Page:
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Paterson v. City of Los Angeles

June 16, 2009

ROBERT PATERSON ET AL., PLAINTIFFS AND APPELLANTS,
v.
CITY OF LOS ANGELES ET AL., DEFENDANTS AND RESPONDENTS.



APPEAL from a judgment of the Superior Court of Los Angeles County. Edward A. Ferns, Judge. Reversed and remanded. (Los Angeles County Super. Ct. No. BC363211).

The opinion of the court was delivered by: Armstrong, Acting P. J.

CERTIFIED FOR PUBLICATION

Appellants Robert and Scarlett Paterson are Los Angeles Police officers, married to each other. In December 2004, R. Paterson called in sick. A supervisor, Lieutenant Raymond Garvin, suspected that he was not sick, but was abusing sick time. Garvin instructed Sergeant Adrian Legaspi to go to the Paterson home to find out. Legaspi spoke to both appellants, and both were the subject of internal LAPD misconduct complaints alleging that they had made false and misleading statements to Legaspi. Both were temporarily relieved from duty, but were later exonerated by the Board of Rights. They were reinstated and received back pay for the time of the suspension.*fn1 As to the City, the cause of action was violation of the Public Safety Officers Procedural Bill of Rights (Gov. Code, §§ 3300-3313), They sued the City of Los Angeles, Legaspi, and others.*fn2 which "requires that law enforcement agencies throughout the state afford minimum procedural rights to their peace officer employees." (Pasadena Police Officers Assn. v. City of Pasadena (1990) 51 Cal.3d 564, 572, fn. omitted.) In that cause of action, appellants alleged that they were not afforded the protections guaranteed by the Act.*fn3 The remaining causes of action, intentional infliction of emotional distress and negligent supervision, were brought against both the City and Legaspi and depended on factual allegations about these same events.

Each officer sought a civil penalty of $25,000 for each violation of the Act, citing section 3309.5, subdivision (e), on malicious violations of the Act; punitive damages; damages for emotional distress; and money damages based on the theory that the award of back pay did not make them financially whole. Appellants also sought declaratory and injunctive relief to prevent the City from allowing its own violations of the Act to have a negative effect on them.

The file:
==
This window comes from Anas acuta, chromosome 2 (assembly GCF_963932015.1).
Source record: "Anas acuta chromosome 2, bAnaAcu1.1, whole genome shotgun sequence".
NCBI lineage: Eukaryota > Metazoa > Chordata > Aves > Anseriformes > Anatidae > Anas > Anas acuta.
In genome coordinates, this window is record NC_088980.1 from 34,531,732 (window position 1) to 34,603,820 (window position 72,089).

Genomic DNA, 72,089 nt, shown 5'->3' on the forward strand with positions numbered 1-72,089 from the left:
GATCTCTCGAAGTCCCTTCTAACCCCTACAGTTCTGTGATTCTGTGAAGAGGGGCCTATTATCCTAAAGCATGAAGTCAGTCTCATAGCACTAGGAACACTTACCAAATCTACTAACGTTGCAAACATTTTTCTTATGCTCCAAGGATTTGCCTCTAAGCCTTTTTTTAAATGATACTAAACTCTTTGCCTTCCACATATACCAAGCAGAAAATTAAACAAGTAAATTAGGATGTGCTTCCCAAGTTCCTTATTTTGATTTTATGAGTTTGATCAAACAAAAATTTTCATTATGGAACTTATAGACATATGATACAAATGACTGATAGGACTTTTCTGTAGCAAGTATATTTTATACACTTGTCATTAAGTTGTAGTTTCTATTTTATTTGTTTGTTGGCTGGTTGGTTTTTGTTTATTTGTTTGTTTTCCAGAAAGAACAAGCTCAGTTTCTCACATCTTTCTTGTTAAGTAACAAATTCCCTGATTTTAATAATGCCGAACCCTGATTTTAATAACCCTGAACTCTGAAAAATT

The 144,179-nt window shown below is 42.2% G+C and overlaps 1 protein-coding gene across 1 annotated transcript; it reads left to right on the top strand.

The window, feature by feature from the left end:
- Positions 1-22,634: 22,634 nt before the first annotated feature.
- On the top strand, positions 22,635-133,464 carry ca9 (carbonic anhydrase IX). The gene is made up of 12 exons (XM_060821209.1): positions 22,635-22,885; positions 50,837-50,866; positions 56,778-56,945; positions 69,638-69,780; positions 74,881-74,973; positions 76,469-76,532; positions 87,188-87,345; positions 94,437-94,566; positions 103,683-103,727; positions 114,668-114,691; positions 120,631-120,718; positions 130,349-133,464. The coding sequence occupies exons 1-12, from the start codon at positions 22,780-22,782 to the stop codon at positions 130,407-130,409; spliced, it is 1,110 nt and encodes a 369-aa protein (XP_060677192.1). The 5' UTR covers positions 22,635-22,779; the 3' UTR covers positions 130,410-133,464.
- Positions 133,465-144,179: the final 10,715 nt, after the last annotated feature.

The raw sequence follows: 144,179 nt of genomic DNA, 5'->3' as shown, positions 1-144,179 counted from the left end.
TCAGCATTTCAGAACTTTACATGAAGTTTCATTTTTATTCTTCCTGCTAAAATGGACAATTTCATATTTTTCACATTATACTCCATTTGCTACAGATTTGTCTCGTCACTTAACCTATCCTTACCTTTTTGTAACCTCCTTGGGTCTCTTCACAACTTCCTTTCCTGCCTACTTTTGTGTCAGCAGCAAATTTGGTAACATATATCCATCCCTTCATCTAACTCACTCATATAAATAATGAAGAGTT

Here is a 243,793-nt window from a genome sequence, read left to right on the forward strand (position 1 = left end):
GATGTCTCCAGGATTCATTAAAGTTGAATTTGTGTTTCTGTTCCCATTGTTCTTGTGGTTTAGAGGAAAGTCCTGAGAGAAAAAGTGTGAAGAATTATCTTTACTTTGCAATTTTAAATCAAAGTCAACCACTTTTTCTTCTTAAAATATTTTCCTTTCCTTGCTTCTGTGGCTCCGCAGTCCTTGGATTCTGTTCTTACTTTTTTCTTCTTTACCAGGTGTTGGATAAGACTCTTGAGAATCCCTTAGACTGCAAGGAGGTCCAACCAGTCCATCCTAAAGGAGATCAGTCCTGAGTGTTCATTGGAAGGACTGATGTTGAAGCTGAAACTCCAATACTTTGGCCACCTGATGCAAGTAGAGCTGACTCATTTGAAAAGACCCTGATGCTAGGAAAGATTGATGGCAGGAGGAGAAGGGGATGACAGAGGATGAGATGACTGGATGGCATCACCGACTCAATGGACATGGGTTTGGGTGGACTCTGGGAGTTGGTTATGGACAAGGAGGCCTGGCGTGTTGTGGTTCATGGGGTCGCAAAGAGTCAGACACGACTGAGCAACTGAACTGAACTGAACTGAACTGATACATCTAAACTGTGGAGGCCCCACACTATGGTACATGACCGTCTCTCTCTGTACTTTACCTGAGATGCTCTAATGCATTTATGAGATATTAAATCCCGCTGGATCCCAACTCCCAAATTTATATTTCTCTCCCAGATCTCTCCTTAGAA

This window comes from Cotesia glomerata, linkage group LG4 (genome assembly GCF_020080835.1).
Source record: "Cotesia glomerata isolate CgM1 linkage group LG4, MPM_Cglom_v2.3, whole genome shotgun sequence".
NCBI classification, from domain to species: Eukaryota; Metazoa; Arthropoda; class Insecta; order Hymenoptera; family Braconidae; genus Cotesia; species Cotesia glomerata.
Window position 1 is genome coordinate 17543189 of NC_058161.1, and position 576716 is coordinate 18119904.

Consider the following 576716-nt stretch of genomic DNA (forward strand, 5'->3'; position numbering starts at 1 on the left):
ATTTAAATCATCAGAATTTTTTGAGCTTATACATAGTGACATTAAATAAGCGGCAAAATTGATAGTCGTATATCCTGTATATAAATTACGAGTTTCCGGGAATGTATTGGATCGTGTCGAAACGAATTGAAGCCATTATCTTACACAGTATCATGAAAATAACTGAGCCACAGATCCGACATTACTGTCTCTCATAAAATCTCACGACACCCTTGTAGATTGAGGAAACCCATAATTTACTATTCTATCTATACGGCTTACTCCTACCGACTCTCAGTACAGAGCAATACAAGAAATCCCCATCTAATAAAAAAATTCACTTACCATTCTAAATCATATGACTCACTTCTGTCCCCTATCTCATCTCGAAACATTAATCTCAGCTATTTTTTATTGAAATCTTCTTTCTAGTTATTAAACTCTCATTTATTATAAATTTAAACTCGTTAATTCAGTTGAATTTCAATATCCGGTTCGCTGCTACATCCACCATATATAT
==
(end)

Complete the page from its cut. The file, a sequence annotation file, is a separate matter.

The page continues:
The City and Legaspi moved for summary judgment or summary adjudication. As to the tort causes of action, the motion was based on the doctrines of workers' compensation exclusivity and governmental immunity.*fn4 On the cause of action under the Act, the City contended that the Act only applies where there has been punitive action, and that appellants' exoneration by the Board of Rights nullified any punitive action, so that the Act did not apply. The trial court granted the motion on all theories and entered judgment for the City and Legaspi.

We find that the City and Legaspi were entitled to summary adjudication on the tort causes of action, which are barred by the doctrine of governmental immunity. However, we reverse the summary adjudication on the cause of action under the Act. The Act applies to an investigation and interrogation "that could lead to punitive action . . . ." (§ 3303, italics added.) The City's nullification theory has no support in the law.

Nor do we believe that the City is entitled to summary adjudication on its alternate theory, not raised in the trial court. That theory is that as a matter of law, on the undisputed facts (Brown v. Boren (1999) 74 Cal.App.4th 1303, 1316), Legaspi was engaged only in a "sick check," in the normal course of duty, and asked only "innocent preliminary and casual questions," so that the Act did not apply. (§ 3303, subd. (i), City of Los Angeles v. Superior Court (1997) 57 Cal.App.4th 1506, 1514.) The facts at summary judgment are to the contrary, and indicate that Legaspi was engaged in an investigation of suspected wrongdoing.